Idempotence describes the property of operations in mathematics and computer science that means that multiple applications of the operation do not change the result. - Wikipedia
When updating a database schema, it's very useful to make your SQL scripts idempotent. I.e. you should be able to run the script more than once, no run should error out, and the end result should be the same as when you ran it the first time.
On the face of it, this seems absurd. Why might you want to code idempotent schema updates? Say your initial version of the schema update got it slightly wrong. You actually want a column to be varchar(255), not a varchar(50). You could add yet another schema update to fix this, or if your script was idempotent, you could simply modify the original script and run it again.
The most common operation you will want to do is to drop a table or column, but only if it exists. MySQL has a built-in modifier for this.
DROP TABLE IF EXISTS candidate; CREATE TABLE candidate...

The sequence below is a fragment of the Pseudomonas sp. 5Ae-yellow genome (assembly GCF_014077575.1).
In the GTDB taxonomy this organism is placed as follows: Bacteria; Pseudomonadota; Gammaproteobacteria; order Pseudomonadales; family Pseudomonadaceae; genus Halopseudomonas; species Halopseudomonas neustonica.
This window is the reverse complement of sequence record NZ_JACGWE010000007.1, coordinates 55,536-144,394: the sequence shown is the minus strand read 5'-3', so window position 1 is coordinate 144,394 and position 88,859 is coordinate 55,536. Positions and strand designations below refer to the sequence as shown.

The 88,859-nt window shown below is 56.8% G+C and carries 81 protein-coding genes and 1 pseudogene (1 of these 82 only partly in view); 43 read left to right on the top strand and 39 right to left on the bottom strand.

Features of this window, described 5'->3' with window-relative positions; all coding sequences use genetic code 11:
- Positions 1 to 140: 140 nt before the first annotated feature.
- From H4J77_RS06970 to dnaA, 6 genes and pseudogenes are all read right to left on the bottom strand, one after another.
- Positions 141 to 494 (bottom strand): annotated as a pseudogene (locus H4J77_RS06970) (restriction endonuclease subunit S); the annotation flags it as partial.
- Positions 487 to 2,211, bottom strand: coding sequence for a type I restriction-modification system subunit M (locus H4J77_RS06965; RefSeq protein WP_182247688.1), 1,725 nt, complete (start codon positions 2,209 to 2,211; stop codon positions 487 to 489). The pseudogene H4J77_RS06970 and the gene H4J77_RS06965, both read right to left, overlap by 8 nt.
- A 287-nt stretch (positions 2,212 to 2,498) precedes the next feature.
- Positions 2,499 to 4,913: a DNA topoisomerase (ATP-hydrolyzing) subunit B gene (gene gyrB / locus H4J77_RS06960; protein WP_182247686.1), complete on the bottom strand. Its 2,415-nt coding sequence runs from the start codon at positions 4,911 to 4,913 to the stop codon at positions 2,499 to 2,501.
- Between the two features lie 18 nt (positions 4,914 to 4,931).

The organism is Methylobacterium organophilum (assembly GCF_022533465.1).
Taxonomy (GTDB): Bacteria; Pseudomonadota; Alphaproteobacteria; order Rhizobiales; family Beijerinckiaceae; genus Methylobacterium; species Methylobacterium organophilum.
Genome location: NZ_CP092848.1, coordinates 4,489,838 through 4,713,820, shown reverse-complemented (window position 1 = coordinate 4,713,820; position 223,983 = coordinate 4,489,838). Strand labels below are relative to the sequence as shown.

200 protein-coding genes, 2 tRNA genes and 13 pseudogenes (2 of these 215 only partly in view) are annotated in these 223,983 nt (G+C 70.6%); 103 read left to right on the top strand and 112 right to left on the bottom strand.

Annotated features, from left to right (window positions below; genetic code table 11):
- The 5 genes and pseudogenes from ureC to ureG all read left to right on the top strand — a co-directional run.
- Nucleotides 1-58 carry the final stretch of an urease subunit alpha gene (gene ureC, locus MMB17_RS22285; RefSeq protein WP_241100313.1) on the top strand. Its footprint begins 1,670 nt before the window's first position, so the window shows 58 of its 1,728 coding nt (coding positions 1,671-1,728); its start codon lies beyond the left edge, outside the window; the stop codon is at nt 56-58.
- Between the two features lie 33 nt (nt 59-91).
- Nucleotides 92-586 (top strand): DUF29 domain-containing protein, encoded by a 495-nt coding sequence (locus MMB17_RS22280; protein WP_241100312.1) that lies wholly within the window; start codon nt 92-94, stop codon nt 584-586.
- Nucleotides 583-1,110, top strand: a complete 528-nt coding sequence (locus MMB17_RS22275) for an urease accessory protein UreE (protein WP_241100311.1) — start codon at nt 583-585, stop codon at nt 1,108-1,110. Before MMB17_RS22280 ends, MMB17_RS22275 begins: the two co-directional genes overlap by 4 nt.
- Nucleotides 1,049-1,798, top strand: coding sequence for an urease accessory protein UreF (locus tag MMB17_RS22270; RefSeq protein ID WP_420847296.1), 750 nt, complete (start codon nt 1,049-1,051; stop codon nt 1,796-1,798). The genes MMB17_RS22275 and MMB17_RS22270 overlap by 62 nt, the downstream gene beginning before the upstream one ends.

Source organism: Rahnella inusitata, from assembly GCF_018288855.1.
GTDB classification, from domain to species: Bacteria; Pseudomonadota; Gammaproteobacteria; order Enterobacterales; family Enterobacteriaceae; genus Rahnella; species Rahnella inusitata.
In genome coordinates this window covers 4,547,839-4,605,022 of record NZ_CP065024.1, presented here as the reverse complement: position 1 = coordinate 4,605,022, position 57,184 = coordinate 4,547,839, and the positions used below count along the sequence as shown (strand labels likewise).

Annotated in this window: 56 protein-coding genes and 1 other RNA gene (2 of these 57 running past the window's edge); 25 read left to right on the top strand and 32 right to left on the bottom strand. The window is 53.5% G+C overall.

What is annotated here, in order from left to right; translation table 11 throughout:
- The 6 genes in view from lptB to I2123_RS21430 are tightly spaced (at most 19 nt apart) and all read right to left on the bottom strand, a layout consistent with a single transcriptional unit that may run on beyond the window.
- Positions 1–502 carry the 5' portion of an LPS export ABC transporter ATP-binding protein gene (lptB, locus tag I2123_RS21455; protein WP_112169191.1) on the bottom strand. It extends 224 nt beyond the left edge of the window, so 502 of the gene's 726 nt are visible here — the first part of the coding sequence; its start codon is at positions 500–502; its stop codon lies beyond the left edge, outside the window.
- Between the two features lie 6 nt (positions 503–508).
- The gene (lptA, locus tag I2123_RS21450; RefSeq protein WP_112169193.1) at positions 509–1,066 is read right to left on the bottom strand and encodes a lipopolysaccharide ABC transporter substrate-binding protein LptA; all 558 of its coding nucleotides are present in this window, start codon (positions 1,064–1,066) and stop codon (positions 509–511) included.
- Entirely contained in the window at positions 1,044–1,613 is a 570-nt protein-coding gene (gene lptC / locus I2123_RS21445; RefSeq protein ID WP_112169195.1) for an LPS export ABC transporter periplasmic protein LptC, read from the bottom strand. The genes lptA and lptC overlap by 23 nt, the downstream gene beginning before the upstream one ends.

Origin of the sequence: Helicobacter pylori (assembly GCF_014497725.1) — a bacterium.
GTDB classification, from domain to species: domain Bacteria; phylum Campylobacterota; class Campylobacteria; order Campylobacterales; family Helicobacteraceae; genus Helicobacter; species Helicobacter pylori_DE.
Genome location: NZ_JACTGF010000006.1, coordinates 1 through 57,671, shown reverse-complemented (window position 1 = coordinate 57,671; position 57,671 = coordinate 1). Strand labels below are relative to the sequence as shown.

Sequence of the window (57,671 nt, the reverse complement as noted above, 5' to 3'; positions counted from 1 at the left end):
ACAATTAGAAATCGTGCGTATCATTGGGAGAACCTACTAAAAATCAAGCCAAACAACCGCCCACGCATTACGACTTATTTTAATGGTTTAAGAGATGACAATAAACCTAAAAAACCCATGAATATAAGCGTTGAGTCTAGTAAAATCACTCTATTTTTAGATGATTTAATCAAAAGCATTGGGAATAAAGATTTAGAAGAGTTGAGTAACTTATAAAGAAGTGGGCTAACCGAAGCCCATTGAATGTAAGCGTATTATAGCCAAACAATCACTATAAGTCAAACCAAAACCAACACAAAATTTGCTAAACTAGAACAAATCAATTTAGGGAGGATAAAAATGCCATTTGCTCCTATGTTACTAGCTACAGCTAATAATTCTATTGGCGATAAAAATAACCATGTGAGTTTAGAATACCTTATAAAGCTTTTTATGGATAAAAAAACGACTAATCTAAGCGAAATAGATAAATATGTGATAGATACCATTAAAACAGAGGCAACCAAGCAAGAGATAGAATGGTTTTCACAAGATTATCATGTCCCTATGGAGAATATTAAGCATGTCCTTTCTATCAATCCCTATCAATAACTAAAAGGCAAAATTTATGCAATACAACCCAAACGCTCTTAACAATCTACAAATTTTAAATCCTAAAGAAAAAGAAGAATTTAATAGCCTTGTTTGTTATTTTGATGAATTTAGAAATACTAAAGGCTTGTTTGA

For some reason, the same facility does not exist in MySQL for dropping a column if it exists. But you can fake it, at least in MySQL 5 or later, by querying the database meta-data do see if the column exists, and drop it if it does. However, because you need an IF statement, it will need to be a stored procedure.
drop procedure if exists schema_change; delimiter ';;' create procedure schema_change() begin /* delete columns if they exist */ if exists (select * from information_schema.columns where table_name = 'table1' and column_name = 'column1') then alter table table1 drop column `column1`; end if; if exists (select * from information_schema.columns where table_name = 'table1' and column_name = 'column2') then alter table table1 drop column `column2`; end if; /* add columns */ alter table table1 add column `column1` varchar(255) NULL; alter table table1 add column `column2` varchar(255) NULL; end;; delimiter ';' call schema_change(); drop procedure if exists schema_change;